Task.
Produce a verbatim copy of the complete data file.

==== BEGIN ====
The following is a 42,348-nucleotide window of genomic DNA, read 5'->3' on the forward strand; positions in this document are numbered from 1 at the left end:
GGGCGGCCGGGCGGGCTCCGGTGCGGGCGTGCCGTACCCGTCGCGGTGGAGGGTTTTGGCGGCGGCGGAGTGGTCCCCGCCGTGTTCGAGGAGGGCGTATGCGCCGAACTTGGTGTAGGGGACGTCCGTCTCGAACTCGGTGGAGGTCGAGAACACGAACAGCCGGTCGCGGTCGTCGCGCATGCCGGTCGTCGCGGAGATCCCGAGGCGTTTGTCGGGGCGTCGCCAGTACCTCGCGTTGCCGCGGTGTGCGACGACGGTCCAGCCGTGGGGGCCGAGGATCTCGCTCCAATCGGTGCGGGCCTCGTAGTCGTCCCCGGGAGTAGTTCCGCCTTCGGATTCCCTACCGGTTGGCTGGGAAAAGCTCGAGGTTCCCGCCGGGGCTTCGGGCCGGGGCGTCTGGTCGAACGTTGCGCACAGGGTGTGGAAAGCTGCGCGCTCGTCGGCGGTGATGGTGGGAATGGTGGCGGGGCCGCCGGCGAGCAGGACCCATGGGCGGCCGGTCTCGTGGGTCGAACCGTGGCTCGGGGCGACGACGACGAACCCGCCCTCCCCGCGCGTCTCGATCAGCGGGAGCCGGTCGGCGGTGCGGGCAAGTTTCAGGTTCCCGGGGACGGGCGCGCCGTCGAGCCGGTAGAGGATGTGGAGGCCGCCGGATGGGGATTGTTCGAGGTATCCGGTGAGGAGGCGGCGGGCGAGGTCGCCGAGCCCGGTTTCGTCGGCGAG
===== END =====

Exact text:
The following is a 42,348-nucleotide window of genomic DNA, read 5'->3' on the forward strand; positions in this document are numbered from 1 at the left end:
GGGCGGCCGGGCGGGCTCCGGTGCGGGCGTGCCGTACCCGTCGCGGTGGAGGGTTTTGGCGGCGGCGGAGTGGTCCCCGCCGTGTTCGAGGAGGGCGTATGCGCCGAACTTGGTGTAGGGGACGTCCGTCTCGAACTCGGTGGAGGTCGAGAACACGAACAGCCGGTCGCGGTCGTCGCGCATGCCGGTCGTCGCGGAGATCCCGAGGCGTTTGTCGGGGCGTCGCCAGTACCTCGCGTTGCCGCGGTGTGCGACGACGGTCCAGCCGTGGGGGCCGAGGATCTCGCTCCAATCGGTGCGGGCCTCGTAGTCGTCCCCGGGAGTAGTTCCGCCTTCGGATTCCCTACCGGTTGGCTGGGAAAAGCTCGAGGTTCCCGCCGGGGCTTCGGGCCGGGGCGTCTGGTCGAACGTTGCGCACAGGGTGTGGAAAGCTGCGCGCTCGTCGGCGGTGATGGTGGGAATGGTGGCGGGGCCGCCGGCGAGCAGGACCCATGGGCGGCCGGTCTCGTGGGTCGAACCGTGGCTCGGGGCGACGACGACGAACCCGCCCTCCCCGCGCGTCTCGATCAGCGGGAGCCGGTCGGCGGTGCGGGCAAGTTTCAGGTTCCCGGGGACGGGCGCGCCGTCGAGCCGGTAGAGGATGTGGAGGCCGCCGGATGGGGATTGTTCGAGGTATCCGGTGAGGAGGCGGCGGGCGAGGTCGCCGAGCCCGGTTTCGTCGGCGAG